[iii] Muslim Puritanism is defined as, a socially authoritarian, anti-rationalist, and selectively literalist approach to interpreting the Qur’an, with a heavy emphasis on selective, literal and uncritical interpretations of hadith to formulate religious jurisprudence and an ahistorical approach to the Islamic jurisprudential traditions that deriving rulings directly from the primary texts without referring to past scholars, save a few very conservative orthodox scholars. In addition, Muslim Puritans make the bold claim that they are the only path to understanding Islam.

Full diplomatic engagement with all Palestinian parties needed for peace

Tuesday, July 31st, 2007

Original link (with slight modifications):

I was browsing through today’s Christian Science Monitor several days ago and found articles that I thought complimented each other rather nicely.

The first was an article on Israel’s latest bid to boost Fatah in the West Bank and counterbalance Hamas in the Gaza Strip is Israel PM Olmert’s offer to grant amnesty to 178 Fatah militants (in addition to freeing 250 prisoners from Israeli jails) and an op-ed piece by two Middle East academics, Richard Augustus Norton and Sara Roy, who argue that any peace agreement forged between the Palestinians and Israelis must include Hamas.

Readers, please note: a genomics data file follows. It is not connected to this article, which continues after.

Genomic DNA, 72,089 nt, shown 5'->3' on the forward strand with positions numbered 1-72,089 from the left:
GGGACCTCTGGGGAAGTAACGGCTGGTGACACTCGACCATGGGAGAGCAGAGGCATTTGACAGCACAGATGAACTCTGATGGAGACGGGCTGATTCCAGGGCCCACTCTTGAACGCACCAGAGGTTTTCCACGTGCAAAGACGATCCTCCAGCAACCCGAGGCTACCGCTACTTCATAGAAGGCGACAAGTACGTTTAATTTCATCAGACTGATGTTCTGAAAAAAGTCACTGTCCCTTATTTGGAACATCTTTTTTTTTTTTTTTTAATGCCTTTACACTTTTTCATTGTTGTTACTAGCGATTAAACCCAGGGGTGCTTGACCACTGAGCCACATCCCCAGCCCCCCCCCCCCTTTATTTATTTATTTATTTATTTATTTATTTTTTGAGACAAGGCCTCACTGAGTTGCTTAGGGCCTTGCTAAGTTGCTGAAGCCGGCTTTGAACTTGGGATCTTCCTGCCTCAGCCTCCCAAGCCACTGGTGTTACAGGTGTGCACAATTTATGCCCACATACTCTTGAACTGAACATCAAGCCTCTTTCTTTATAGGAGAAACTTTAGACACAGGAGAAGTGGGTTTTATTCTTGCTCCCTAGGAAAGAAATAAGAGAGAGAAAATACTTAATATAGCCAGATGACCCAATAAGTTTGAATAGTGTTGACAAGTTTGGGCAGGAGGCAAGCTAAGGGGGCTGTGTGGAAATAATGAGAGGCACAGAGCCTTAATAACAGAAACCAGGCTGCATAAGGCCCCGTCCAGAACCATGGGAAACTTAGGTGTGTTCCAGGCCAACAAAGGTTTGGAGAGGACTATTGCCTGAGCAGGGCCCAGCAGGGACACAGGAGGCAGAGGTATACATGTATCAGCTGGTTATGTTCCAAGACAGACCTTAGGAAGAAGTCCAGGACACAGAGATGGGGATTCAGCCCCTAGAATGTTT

I will state upfront that I completely agree with Norton and Roy’s op-ed. I support a peace effort that involves both major parties being involved in the negotations process – a full (emphasis on the full) diplomatic engagement with the major parties. Trying to support Prime Minister Mahmoud Abbas’ Fatah faction, which is weak and fractured, while ignoring Hamas is indeed a recipe for disaster. While Olmert’s proposals seem like a step in the right direction they are merely a drop in the bucket. According to various human rights and news agencies, there are over at least some 10,750 Palestinians currently sitting in Israeli jails, including almost 400 juveniles.

Of course this is assuming that they are aimed at confidence building, which if put into context may not be the case. This comes as the Israeli government reversed an earlier idea to remove some of its roadblocks that have cantonized the West and has offered a series of financial and military incentives that are clearly designed to destroy Hamas. A divided Palestinian government is surely not in the interests of the Israelis, by casting doubt on the peace process and “calls into question the ability of Hamas’s political leadership, enhanced by the recent agreement brokered by Saudi Arabia in Makkah for the formation of a national unity government, to assert its authority on its military wing.” After all, no organization, including Hamas is a monolith.